It’s all too easy to just make assumptions about the numbers of people with disabilities who work in the screen industry – and what they think about their workplace – because very little well-researched data exists.
A newly-launched survey by the University of Melbourne is setting out to change that, bringing research grunt to a ground-breaking project from A2K Media that aims to get more people with disabilities into the sector, and change attitudes and hiring practices.
The survey asks questions about how (or if) people disclose their disabilities, feelings towards disability in the workplace, and considers the main challenges to participation – insufficient funds, mentoring, awareness, infrastructure, hours of work, etc.
It canvasses possible solutions including Disability Action Plans for all productions, access as a budget line, mentoring training and quotas.
A2K co-founder and producer Ade Djajamihardja says the survey is vital.
“One in five people in Australia experience disability. It’s time to bring the issues which put up barriers for these people in the screen industry to the fore.
“We know that simply telling people the facts and figures or highlighting relevant legislation doesn’t change behaviour. But framing a message with personal stories can.
“This survey is about hearing those stories – from both people with and without disability. We want to hear from everyone that works in any role in the Screen industry. Anyone can become Disabled at any time. Let’s make the industry inclusive and welcoming for everyone.
“I implore you. Please fill in this survey and give us your honest views. The answers will be totally anonymous, so this gives everyone in the screen industry an opportunity to share any thoughts or concerns.”
The survey will inform A2K’s larger ambitions to deliver an online education platform, built by e-learning specialists Savv-e, that is aimed at informing and educating the industry about issues which have prevented people with disabilities getting work in the past.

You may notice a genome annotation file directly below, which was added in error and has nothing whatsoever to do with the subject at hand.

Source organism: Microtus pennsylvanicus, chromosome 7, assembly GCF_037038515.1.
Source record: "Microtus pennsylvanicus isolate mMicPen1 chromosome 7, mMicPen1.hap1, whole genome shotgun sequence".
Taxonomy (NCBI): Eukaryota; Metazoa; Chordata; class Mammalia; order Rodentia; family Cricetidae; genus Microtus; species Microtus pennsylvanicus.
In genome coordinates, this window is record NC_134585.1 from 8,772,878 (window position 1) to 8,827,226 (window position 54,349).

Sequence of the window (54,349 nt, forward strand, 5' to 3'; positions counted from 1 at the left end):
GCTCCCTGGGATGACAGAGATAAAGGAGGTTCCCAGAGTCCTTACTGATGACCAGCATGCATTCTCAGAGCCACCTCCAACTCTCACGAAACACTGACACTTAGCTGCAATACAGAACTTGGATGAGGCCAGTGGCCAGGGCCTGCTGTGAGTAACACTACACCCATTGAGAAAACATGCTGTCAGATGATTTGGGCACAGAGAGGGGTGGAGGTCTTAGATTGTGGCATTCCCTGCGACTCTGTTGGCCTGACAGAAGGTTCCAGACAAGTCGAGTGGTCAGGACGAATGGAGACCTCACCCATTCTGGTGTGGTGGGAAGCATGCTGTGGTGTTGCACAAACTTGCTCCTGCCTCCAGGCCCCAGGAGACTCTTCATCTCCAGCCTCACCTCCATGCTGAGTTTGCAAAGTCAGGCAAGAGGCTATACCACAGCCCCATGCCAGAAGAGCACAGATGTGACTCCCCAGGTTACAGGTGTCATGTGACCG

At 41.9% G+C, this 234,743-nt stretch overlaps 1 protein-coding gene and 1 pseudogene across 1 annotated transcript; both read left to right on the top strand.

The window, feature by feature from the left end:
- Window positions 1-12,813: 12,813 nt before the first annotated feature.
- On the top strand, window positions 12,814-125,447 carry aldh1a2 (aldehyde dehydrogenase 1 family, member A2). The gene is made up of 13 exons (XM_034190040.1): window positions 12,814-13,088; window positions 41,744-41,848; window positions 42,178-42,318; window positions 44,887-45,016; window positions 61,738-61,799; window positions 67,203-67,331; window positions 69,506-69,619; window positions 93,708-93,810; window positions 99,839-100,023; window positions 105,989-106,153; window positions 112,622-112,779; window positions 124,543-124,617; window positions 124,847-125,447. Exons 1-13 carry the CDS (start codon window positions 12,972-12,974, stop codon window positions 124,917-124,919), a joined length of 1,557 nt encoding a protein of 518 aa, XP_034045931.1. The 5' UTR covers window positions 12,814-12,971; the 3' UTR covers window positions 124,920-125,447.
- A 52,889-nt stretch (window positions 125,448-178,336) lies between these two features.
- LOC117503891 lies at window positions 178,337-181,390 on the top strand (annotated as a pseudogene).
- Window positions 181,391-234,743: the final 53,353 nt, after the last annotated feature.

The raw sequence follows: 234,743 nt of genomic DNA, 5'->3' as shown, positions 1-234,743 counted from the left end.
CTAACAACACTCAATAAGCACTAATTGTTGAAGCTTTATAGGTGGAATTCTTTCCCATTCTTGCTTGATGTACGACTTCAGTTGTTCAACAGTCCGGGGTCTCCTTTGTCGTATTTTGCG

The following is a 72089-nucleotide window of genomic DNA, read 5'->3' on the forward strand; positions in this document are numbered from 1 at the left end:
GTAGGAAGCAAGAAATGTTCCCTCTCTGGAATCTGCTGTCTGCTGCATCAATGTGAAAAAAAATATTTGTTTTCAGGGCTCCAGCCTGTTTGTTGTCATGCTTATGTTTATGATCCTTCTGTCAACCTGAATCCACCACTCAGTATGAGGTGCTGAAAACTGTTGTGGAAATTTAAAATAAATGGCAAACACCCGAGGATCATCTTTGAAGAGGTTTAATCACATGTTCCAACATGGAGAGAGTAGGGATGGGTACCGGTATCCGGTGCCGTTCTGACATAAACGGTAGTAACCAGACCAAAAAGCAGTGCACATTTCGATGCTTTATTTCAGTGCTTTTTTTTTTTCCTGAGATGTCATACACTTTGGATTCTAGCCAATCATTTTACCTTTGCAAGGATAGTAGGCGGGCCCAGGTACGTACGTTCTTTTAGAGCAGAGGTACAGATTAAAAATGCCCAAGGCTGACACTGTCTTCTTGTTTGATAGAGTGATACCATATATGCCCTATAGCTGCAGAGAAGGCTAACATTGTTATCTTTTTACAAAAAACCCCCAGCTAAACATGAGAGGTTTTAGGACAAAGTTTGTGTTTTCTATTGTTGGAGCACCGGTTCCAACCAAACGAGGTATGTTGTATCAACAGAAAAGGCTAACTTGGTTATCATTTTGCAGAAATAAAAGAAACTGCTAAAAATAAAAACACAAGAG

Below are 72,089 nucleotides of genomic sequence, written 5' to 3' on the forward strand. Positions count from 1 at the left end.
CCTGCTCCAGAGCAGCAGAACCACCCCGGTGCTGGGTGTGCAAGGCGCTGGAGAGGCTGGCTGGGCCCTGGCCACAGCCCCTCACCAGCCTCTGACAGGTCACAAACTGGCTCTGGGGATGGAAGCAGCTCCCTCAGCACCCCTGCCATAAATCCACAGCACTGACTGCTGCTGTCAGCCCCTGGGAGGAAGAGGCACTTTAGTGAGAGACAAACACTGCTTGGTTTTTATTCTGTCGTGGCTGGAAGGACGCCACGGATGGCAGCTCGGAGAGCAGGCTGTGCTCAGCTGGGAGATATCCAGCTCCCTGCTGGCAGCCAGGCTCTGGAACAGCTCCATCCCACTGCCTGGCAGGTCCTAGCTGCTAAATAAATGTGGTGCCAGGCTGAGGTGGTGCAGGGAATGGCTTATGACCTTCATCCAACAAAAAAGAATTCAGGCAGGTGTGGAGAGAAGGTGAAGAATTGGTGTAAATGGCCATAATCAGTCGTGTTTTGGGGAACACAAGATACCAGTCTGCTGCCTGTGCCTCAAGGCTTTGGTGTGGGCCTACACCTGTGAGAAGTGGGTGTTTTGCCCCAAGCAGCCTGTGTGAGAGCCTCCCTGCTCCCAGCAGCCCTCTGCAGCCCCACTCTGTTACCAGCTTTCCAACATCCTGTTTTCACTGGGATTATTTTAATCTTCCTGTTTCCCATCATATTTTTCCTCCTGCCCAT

“A ‘human face’ with some light-hearted comedy does more than soften the message, it makes it memorable and allows us to reflect on our own attitudes. Peer-to-peer dialogue and meaningful exchange with current industry professionals who have lived experience of disability provides the key to an authentic, safe and honest discussion that as yet, has not been heard by the mainstream,” says Djajamihardja.
“We are proposing a seismic cultural shift in our industry so we can involve all potential contributors and collaborators.
“As such, it requires grassroots sensitivity training to create the impetus needed to evolve and change old mindsets.
“This disability equity and inclusion training presents an opportunity for a much-needed paradigm shift, by going behind-the-scenes and digging deeper to challenge the status quo that currently exists across the screen sector. This is an industry-specific, disability-led ‘how to guide’ for genuine inclusion.”
Beyond the course, A2K plans to build an online community via its Disability Justice Lens (DJL) project, alongside a crewing database.
Djajamihardja had a successful media career until he suffered a massive stroke in 2011. He struggled to rejoin to the industry and now wants to make it easier for those in a similar position.
He co-founded A2K Media with his partner Kate Stephens and has produced two series Tales from the Crips and The Wheelhouse, a live performance comedy show from the 2021 Melbourne International Comedy Festival. They will be screened on SBS this year.
Both productions featured a team of disabled and non-disabled cast and crew – blending emerging talent with experience.
“Our goal is to not only create exciting media products and tell great stories that enlighten and inspire and entertain, but to also do this in the most holistic inclusive way possible, and all the while respecting people’s access requirements and wellbeing and providing cultural safety.”
Ade Djajamihardja says victory for this project would see employers, employees, and potential co-collaborators (both disabled and non-disabled) all firmly believe that they are working with an open and “level playing field” for both empowerment and opportunity.
The project’s major partner is Screen Australia (as a recipient of the Screen Australia Enterprise Business & Ideas funding). Film Victoria is the major film state funding body and other support from Screen NSW, Screen Queensland, South Australian Film Corporation and Screenwest. Independence Australia, The University of Melbourne, through the Melbourne Disability Institute and AFTRS are also backing the project.